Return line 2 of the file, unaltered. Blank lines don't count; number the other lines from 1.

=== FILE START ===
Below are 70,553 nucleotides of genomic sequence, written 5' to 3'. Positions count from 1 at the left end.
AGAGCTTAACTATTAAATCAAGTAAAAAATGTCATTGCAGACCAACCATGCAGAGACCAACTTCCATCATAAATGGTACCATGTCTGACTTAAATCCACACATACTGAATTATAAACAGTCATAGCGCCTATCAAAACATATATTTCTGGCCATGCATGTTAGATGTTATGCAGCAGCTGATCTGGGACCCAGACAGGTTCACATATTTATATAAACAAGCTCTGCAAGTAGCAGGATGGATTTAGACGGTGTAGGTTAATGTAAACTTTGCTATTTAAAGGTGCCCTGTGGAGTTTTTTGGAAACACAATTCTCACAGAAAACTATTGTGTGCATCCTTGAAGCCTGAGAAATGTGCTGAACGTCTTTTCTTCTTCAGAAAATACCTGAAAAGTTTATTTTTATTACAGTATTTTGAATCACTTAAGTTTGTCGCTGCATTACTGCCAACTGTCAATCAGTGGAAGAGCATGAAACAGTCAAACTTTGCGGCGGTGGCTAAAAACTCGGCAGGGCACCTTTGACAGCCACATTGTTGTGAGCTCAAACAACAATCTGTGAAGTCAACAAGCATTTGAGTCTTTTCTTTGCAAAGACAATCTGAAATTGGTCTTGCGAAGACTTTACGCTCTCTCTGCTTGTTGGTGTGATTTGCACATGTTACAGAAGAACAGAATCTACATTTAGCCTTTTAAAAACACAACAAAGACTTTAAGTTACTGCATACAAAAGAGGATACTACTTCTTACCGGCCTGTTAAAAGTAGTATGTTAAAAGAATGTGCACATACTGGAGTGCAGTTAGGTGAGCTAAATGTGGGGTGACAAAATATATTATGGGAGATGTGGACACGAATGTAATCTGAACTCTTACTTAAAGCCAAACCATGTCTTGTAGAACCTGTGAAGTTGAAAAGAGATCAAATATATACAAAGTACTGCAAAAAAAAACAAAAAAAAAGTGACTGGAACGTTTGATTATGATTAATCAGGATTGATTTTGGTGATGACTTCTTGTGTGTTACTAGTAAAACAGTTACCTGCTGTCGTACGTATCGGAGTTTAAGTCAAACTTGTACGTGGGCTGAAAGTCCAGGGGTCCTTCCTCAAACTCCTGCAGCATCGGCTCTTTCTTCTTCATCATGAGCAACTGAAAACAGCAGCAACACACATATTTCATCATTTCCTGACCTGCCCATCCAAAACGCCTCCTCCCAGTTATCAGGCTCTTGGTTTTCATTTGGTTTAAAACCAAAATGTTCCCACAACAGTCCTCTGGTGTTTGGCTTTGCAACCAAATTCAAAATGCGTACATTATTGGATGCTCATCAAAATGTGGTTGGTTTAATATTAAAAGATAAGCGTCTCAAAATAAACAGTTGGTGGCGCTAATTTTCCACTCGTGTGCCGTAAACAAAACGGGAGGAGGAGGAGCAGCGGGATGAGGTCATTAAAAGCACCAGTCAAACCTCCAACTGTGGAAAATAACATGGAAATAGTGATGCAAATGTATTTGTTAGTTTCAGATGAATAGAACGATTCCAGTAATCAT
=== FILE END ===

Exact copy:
AGAGCTTAACTATTAAATCAAGTAAAAAATGTCATTGCAGACCAACCATGCAGAGACCAACTTCCATCATAAATGGTACCATGTCTGACTTAAATCCACACATACTGAATTATAAACAGTCATAGCGCCTATCAAAACATATATTTCTGGCCATGCATGTTAGATGTTATGCAGCAGCTGATCTGGGACCCAGACAGGTTCACATATTTATATAAACAAGCTCTGCAAGTAGCAGGATGGATTTAGACGGTGTAGGTTAATGTAAACTTTGCTATTTAAAGGTGCCCTGTGGAGTTTTTTGGAAACACAATTCTCACAGAAAACTATTGTGTGCATCCTTGAAGCCTGAGAAATGTGCTGAACGTCTTTTCTTCTTCAGAAAATACCTGAAAAGTTTATTTTTATTACAGTATTTTGAATCACTTAAGTTTGTCGCTGCATTACTGCCAACTGTCAATCAGTGGAAGAGCATGAAACAGTCAAACTTTGCGGCGGTGGCTAAAAACTCGGCAGGGCACCTTTGACAGCCACATTGTTGTGAGCTCAAACAACAATCTGTGAAGTCAACAAGCATTTGAGTCTTTTCTTTGCAAAGACAATCTGAAATTGGTCTTGCGAAGACTTTACGCTCTCTCTGCTTGTTGGTGTGATTTGCACATGTTACAGAAGAACAGAATCTACATTTAGCCTTTTAAAAACACAACAAAGACTTTAAGTTACTGCATACAAAAGAGGATACTACTTCTTACCGGCCTGTTAAAAGTAGTATGTTAAAAGAATGTGCACATACTGGAGTGCAGTTAGGTGAGCTAAATGTGGGGTGACAAAATATATTATGGGAGATGTGGACACGAATGTAATCTGAACTCTTACTTAAAGCCAAACCATGTCTTGTAGAACCTGTGAAGTTGAAAAGAGATCAAATATATACAAAGTACTGCAAAAAAAAACAAAAAAAAAGTGACTGGAACGTTTGATTATGATTAATCAGGATTGATTTTGGTGATGACTTCTTGTGTGTTACTAGTAAAACAGTTACCTGCTGTCGTACGTATCGGAGTTTAAGTCAAACTTGTACGTGGGCTGAAAGTCCAGGGGTCCTTCCTCAAACTCCTGCAGCATCGGCTCTTTCTTCTTCATCATGAGCAACTGAAAACAGCAGCAACACACATATTTCATCATTTCCTGACCTGCCCATCCAAAACGCCTCCTCCCAGTTATCAGGCTCTTGGTTTTCATTTGGTTTAAAACCAAAATGTTCCCACAACAGTCCTCTGGTGTTTGGCTTTGCAACCAAATTCAAAATGCGTACATTATTGGATGCTCATCAAAATGTGGTTGGTTTAATATTAAAAGATAAGCGTCTCAAAATAAACAGTTGGTGGCGCTAATTTTCCACTCGTGTGCCGTAAACAAAACGGGAGGAGGAGGAGCAGCGGGATGAGGTCATTAAAAGCACCAGTCAAACCTCCAACTGTGGAAAATAACATGGAAATAGTGATGCAAATGTATTTGTTAGTTTCAGATGAATAGAACGATTCCAGTAATCAT